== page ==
In a report from The Economic Times in India, AAI Chairman RK Srivastava was quoted as saying the agency had an objective “to create the basic infrastructure at its airports which have potential for air cargo growth.” He added that domestic cargo business nationwide grew by 10 percent last year, while international business rose by five percent over the same period.
While Srivastava gave few details about the project and provided no definite time frame, he said AAI plans to select as many as 24 “redundant” or “underutilized” domestic passenger terminals and convert them into common-user cargo facilities. The centralized common-user plan, AAI said, would help increase security compared to the current system, in which cargo is handled by individual airlines in separate facilities.
Currently, he said, three airports – Jaipur, Lucknow and Coimbatore – have already begun initial equipment renovations to move forward with the plan. The rest, he added, would begin “in a couple of years.”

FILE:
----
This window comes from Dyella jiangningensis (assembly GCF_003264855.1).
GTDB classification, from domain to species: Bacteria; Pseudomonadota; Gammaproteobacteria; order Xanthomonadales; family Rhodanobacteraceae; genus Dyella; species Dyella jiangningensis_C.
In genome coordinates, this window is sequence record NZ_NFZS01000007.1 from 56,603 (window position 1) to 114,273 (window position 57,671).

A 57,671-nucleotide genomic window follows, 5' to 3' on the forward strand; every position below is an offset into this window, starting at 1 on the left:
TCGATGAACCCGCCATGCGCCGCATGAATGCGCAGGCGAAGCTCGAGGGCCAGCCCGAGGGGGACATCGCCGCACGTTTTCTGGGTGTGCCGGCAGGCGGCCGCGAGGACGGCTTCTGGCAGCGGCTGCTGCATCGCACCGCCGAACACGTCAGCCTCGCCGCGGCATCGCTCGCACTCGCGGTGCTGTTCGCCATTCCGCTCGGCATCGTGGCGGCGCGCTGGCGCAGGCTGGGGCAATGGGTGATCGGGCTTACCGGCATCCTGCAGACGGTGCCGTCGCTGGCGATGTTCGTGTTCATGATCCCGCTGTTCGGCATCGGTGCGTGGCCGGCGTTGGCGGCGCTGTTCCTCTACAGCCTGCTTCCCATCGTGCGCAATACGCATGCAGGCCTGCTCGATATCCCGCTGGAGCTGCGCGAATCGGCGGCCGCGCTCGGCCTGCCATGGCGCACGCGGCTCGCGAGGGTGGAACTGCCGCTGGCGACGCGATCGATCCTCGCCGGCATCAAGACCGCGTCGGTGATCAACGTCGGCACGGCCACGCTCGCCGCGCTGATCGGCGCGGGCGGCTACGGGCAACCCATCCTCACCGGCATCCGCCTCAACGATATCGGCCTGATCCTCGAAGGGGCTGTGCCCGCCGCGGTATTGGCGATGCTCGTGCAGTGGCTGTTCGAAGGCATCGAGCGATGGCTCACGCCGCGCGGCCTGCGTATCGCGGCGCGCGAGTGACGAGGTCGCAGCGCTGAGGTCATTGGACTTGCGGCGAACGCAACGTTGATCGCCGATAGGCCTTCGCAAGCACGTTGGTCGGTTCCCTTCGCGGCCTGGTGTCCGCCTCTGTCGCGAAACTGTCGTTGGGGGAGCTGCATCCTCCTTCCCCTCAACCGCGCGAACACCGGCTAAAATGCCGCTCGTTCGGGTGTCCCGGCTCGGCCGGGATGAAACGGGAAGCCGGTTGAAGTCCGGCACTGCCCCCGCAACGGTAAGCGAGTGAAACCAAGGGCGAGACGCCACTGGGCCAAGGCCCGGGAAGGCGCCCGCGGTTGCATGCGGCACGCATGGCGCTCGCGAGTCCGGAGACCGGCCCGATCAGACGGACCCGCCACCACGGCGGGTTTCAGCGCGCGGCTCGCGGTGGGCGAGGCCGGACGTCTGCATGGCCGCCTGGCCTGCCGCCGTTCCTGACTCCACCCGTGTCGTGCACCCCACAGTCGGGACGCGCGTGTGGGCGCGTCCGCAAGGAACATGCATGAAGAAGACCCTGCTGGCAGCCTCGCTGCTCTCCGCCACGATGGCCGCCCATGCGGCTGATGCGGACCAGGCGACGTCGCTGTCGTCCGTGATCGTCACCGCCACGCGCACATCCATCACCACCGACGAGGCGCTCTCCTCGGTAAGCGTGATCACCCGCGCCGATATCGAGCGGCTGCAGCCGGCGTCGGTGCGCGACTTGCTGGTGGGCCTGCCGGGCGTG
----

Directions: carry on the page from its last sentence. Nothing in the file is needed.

At present, AAI manages international air cargo terminals at airports in the cities of Chennai, Kolkata, Coimbatore, Amritsar, Guwahati, Lucknow, Trichy and Mangalore. The agency also provides domestic cargo handling at Lucknow, Jaipur and Port Blair, and takes part in joint-venture cargo operations at Delhi, Mumbai, Bengaluru, Hyderabad, Cochin and Nagpu.
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